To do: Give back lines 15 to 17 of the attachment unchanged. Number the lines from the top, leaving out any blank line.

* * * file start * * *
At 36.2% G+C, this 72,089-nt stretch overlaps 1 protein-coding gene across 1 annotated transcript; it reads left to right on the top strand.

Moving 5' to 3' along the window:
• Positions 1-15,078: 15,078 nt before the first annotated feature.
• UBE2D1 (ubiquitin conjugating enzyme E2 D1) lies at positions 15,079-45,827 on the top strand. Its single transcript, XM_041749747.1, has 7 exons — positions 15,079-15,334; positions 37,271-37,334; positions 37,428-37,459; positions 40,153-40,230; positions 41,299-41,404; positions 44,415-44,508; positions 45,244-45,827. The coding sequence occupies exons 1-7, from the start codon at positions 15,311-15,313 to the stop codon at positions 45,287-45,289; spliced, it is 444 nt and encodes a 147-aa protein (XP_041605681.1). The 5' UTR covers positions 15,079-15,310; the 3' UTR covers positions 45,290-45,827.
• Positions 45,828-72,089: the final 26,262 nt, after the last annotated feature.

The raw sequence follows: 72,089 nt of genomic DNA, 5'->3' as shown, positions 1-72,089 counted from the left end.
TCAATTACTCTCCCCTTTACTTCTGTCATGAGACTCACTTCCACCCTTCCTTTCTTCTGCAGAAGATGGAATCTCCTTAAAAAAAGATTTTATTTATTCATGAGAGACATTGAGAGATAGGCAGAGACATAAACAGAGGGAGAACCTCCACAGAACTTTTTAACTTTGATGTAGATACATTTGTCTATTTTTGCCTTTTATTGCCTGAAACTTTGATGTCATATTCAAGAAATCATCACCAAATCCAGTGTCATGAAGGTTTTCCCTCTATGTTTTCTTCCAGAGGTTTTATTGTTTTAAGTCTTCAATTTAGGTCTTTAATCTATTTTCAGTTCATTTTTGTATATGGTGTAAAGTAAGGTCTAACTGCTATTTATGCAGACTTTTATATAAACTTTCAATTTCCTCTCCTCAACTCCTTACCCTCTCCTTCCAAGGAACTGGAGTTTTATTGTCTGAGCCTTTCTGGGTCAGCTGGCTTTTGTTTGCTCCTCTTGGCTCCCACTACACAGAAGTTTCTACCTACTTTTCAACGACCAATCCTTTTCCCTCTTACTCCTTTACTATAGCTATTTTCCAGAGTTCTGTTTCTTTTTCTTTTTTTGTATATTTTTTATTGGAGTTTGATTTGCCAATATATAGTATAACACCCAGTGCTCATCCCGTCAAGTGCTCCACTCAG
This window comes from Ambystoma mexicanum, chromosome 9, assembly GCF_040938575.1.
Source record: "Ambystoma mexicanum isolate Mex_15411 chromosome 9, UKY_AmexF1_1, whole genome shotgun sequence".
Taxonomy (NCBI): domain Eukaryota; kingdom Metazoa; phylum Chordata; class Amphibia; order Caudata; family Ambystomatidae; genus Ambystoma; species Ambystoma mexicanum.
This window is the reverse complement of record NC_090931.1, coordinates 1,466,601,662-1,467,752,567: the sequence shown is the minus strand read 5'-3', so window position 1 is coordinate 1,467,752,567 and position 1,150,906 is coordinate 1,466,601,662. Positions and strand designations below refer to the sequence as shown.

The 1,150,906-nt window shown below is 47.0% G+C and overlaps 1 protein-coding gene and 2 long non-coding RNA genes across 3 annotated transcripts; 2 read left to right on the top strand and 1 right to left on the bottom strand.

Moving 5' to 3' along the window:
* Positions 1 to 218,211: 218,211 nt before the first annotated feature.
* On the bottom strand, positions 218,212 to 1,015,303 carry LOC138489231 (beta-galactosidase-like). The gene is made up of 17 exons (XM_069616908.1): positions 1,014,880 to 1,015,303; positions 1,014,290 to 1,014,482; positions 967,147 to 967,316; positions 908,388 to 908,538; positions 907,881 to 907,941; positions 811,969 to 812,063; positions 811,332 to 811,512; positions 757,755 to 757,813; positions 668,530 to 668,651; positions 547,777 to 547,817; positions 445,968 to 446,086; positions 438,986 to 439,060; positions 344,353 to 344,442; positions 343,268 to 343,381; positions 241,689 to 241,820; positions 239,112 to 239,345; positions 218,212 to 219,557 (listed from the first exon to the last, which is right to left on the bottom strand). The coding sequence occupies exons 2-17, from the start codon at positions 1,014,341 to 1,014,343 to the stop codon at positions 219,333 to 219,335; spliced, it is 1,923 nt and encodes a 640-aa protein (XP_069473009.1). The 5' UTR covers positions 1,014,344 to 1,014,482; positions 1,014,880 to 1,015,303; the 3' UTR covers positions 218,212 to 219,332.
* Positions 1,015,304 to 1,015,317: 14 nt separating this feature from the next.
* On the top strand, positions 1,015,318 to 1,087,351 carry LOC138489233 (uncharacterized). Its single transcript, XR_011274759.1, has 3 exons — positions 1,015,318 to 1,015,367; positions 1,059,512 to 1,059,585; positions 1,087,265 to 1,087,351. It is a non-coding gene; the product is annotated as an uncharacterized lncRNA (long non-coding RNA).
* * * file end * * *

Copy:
* On the bottom strand, positions 218,212 to 1,015,303 carry LOC138489231 (beta-galactosidase-like). The gene is made up of 17 exons (XM_069616908.1): positions 1,014,880 to 1,015,303; positions 1,014,290 to 1,014,482; positions 967,147 to 967,316; positions 908,388 to 908,538; positions 907,881 to 907,941; positions 811,969 to 812,063; positions 811,332 to 811,512; positions 757,755 to 757,813; positions 668,530 to 668,651; positions 547,777 to 547,817; positions 445,968 to 446,086; positions 438,986 to 439,060; positions 344,353 to 344,442; positions 343,268 to 343,381; positions 241,689 to 241,820; positions 239,112 to 239,345; positions 218,212 to 219,557 (listed from the first exon to the last, which is right to left on the bottom strand). The coding sequence occupies exons 2-17, from the start codon at positions 1,014,341 to 1,014,343 to the stop codon at positions 219,333 to 219,335; spliced, it is 1,923 nt and encodes a 640-aa protein (XP_069473009.1). The 5' UTR covers positions 1,014,344 to 1,014,482; positions 1,014,880 to 1,015,303; the 3' UTR covers positions 218,212 to 219,332.
* Positions 1,015,304 to 1,015,317: 14 nt separating this feature from the next.
* On the top strand, positions 1,015,318 to 1,087,351 carry LOC138489233 (uncharacterized). Its single transcript, XR_011274759.1, has 3 exons — positions 1,015,318 to 1,015,367; positions 1,059,512 to 1,059,585; positions 1,087,265 to 1,087,351. It is a non-coding gene; the product is annotated as an uncharacterized lncRNA (long non-coding RNA).